Learn English – n antonym for “paucity” that means not scarce and not necessarily but possibly enough

antonymsformalitysingle-word-requests

I am trying to fill in the blank in this sentence: "There is a(n) ___ of research on this topic."

Using the word paucity would imply, to me, that I feel there is definitely not enough research and more needs to be done. However, what I am trying to say is that I know some amount of research has been done on the topic, and while there are certainly gaps in the knowledge yet to be filled, there is enough to justify a systematic review of the literature on the topic.

The best word I've been able to come up with is abundance, but I don't think it's quite what I am looking for because I feel it implies that the topic is very well understood and further research is not necessary.

Another possible answer would be "good amount". I think this fits my needs, but doesn't sound formal enough, as this is for an academic paper.

A practical example of what I mean is this:
Suppose you are driving on the highway with about 1/8 a tank of gas left and approaching an exit that has a gas station but no restaurant. Your passenger asks if you should stop for gas at this exit or wait for the next one so you can get lunch at the same time. Being away from home, you don't actually know how far the next exit with a gas station is, but because your car gets pretty good mileage and the area isn't extraordinarily rural you assume you have enough gas to get to the next exit and decide to stay on the highway. How could you describe this amount of fuel?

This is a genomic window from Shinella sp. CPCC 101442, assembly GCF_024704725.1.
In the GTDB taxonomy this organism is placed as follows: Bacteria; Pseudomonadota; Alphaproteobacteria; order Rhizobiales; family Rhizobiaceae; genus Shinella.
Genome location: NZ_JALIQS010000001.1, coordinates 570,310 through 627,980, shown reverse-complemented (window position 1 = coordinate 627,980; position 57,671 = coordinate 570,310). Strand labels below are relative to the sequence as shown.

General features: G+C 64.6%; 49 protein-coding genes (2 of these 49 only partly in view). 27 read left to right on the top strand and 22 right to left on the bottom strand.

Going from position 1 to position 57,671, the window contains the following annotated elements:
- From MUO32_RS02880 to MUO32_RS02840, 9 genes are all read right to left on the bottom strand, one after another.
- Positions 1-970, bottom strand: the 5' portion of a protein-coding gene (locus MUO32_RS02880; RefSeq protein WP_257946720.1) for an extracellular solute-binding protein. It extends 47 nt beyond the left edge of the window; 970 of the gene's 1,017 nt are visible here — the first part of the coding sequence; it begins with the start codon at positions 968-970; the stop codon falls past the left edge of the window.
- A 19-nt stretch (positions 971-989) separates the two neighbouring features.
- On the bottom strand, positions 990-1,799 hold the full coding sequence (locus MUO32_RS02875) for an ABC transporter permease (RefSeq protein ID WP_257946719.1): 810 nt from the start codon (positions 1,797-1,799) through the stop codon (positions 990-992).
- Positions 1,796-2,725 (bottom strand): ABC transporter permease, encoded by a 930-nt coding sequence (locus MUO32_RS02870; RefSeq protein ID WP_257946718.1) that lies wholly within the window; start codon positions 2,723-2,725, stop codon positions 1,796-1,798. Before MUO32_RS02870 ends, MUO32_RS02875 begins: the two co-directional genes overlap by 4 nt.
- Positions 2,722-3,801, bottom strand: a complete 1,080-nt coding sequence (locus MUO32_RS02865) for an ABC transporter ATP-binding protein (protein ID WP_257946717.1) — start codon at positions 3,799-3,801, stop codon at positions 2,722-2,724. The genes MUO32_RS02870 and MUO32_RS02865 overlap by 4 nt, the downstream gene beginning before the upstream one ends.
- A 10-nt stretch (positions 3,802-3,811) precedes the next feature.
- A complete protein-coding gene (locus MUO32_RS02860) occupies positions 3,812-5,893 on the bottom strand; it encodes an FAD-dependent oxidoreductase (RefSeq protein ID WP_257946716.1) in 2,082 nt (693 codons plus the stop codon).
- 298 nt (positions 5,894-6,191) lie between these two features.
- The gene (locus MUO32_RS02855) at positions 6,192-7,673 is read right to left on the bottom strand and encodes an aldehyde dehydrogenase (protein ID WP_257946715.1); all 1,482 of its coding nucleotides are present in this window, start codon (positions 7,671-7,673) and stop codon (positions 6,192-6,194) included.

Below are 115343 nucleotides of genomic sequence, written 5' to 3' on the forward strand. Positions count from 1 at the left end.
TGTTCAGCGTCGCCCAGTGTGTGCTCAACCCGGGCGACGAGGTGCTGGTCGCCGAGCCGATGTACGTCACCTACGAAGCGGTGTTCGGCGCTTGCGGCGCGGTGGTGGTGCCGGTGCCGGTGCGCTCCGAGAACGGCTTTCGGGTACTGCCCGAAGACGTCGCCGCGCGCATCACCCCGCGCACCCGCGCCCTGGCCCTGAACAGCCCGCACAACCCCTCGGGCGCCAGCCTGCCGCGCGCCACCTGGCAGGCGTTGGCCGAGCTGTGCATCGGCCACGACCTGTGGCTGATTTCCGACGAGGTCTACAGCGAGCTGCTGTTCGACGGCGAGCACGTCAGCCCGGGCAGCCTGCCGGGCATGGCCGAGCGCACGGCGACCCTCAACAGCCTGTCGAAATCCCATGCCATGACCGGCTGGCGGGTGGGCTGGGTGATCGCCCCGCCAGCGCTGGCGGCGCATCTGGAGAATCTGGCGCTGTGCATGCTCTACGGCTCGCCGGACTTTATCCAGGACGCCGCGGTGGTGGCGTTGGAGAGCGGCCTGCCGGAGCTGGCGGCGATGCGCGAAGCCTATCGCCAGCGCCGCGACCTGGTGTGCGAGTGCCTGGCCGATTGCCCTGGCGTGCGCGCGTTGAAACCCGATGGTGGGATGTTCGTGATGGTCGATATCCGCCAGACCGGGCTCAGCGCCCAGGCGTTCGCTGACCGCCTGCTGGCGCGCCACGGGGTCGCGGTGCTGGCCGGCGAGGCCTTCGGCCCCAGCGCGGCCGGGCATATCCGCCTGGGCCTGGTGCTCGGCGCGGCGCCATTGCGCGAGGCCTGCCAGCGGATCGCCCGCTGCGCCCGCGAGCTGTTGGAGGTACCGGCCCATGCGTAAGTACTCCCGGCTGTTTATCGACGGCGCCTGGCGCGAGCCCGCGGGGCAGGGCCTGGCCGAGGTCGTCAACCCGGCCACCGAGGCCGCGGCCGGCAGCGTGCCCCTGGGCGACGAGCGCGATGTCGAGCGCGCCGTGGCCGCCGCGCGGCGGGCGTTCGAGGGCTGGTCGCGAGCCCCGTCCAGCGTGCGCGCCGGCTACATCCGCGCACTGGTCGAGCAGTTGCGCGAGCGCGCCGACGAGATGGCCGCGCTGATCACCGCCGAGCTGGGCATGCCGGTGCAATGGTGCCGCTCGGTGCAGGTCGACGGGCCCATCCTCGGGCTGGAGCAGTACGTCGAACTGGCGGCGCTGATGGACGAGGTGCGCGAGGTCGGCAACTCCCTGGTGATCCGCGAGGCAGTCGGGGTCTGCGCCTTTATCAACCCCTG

Best Answer

The problem is that you've written a sentence form that appears in many introductions of technical manuscripts with a different meaning: "There was a sparsity/paucity of research in this area[, motivating me to work on it]."

It's a given that more research can be performed; it's not necessary to inform the reader of this. It sounds like you mean something like the following:

The study of A has emerged as a distinct field that now merits a review.

There is now sufficient research on this active topic to review it.

This burgeoning field is now broad enough to usefully review.

An appreciable/considerable/notable amount of work has recently been published in this developing area, prompting this review.

Does this match the intended meaning?